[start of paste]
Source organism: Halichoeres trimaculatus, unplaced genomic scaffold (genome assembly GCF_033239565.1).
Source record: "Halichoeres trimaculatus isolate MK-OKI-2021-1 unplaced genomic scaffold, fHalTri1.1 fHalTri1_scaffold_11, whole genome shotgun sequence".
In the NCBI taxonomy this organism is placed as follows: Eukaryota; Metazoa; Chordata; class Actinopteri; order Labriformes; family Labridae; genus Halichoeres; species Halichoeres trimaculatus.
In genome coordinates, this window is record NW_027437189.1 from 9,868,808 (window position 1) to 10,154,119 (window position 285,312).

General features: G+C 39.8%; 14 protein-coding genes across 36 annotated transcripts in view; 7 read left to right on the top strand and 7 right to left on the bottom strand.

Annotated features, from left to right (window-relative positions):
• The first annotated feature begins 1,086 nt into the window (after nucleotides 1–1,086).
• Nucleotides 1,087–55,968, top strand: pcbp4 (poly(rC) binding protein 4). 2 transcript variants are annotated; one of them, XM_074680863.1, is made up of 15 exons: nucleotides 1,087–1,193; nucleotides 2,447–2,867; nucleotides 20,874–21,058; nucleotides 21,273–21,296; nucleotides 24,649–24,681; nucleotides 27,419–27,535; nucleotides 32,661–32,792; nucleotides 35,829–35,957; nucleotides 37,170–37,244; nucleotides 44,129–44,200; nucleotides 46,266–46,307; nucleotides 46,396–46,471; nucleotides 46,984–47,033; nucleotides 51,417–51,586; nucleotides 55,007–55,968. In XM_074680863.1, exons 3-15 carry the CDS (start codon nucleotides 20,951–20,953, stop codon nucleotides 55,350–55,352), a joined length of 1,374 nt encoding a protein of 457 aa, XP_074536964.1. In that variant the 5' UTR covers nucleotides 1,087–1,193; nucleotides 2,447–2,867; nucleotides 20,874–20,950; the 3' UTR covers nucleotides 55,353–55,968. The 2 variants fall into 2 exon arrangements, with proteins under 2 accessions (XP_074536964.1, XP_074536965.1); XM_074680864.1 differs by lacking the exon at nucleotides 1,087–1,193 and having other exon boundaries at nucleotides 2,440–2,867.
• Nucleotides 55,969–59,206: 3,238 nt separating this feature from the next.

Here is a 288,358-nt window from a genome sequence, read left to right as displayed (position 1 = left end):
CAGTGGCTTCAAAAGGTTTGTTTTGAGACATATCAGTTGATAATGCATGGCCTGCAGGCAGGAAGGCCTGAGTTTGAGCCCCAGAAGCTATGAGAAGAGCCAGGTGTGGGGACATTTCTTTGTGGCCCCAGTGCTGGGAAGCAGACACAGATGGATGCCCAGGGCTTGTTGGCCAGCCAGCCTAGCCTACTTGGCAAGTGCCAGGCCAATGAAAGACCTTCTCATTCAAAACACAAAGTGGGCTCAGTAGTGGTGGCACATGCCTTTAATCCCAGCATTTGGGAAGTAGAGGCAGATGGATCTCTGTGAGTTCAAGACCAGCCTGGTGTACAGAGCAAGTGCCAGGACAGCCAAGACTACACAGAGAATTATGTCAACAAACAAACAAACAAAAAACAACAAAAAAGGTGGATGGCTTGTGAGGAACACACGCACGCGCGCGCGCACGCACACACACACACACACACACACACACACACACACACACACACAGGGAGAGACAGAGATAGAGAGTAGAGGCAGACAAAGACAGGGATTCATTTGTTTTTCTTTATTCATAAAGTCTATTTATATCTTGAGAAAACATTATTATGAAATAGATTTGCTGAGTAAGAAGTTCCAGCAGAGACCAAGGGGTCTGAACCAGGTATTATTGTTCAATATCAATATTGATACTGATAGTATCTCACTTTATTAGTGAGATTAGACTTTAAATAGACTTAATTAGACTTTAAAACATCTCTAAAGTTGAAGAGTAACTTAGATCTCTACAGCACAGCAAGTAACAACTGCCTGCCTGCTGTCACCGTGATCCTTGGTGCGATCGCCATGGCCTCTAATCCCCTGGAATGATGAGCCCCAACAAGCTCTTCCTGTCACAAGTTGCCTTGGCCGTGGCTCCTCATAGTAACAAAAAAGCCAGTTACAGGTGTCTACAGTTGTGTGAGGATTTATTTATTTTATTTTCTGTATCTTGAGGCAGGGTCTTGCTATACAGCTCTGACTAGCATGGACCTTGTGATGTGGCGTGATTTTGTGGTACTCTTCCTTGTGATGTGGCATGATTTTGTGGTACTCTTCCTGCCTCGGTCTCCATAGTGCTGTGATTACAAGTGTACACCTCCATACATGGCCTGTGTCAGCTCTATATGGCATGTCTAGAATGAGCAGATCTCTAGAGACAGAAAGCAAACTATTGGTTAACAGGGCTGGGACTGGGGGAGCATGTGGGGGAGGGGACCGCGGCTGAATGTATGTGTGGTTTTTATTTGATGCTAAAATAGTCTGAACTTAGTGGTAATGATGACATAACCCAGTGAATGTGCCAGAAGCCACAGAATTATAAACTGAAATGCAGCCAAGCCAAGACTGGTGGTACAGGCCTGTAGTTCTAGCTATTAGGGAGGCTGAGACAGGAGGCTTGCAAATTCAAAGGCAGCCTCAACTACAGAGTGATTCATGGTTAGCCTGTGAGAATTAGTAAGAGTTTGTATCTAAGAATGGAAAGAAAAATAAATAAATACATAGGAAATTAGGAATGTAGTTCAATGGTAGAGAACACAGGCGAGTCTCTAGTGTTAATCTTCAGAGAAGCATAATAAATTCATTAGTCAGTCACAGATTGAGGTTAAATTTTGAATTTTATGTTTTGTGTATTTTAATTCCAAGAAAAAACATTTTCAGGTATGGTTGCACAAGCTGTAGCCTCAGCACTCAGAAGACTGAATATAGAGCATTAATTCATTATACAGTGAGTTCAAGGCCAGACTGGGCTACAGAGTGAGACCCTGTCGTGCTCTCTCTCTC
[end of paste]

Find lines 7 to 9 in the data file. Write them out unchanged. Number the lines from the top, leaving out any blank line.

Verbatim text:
• The first annotated feature begins 1,086 nt into the window (after nucleotides 1–1,086).
• Nucleotides 1,087–55,968, top strand: pcbp4 (poly(rC) binding protein 4). 2 transcript variants are annotated; one of them, XM_074680863.1, is made up of 15 exons: nucleotides 1,087–1,193; nucleotides 2,447–2,867; nucleotides 20,874–21,058; nucleotides 21,273–21,296; nucleotides 24,649–24,681; nucleotides 27,419–27,535; nucleotides 32,661–32,792; nucleotides 35,829–35,957; nucleotides 37,170–37,244; nucleotides 44,129–44,200; nucleotides 46,266–46,307; nucleotides 46,396–46,471; nucleotides 46,984–47,033; nucleotides 51,417–51,586; nucleotides 55,007–55,968. In XM_074680863.1, exons 3-15 carry the CDS (start codon nucleotides 20,951–20,953, stop codon nucleotides 55,350–55,352), a joined length of 1,374 nt encoding a protein of 457 aa, XP_074536964.1. In that variant the 5' UTR covers nucleotides 1,087–1,193; nucleotides 2,447–2,867; nucleotides 20,874–20,950; the 3' UTR covers nucleotides 55,353–55,968. The 2 variants fall into 2 exon arrangements, with proteins under 2 accessions (XP_074536964.1, XP_074536965.1); XM_074680864.1 differs by lacking the exon at nucleotides 1,087–1,193 and having other exon boundaries at nucleotides 2,440–2,867.
• Nucleotides 55,969–59,206: 3,238 nt separating this feature from the next.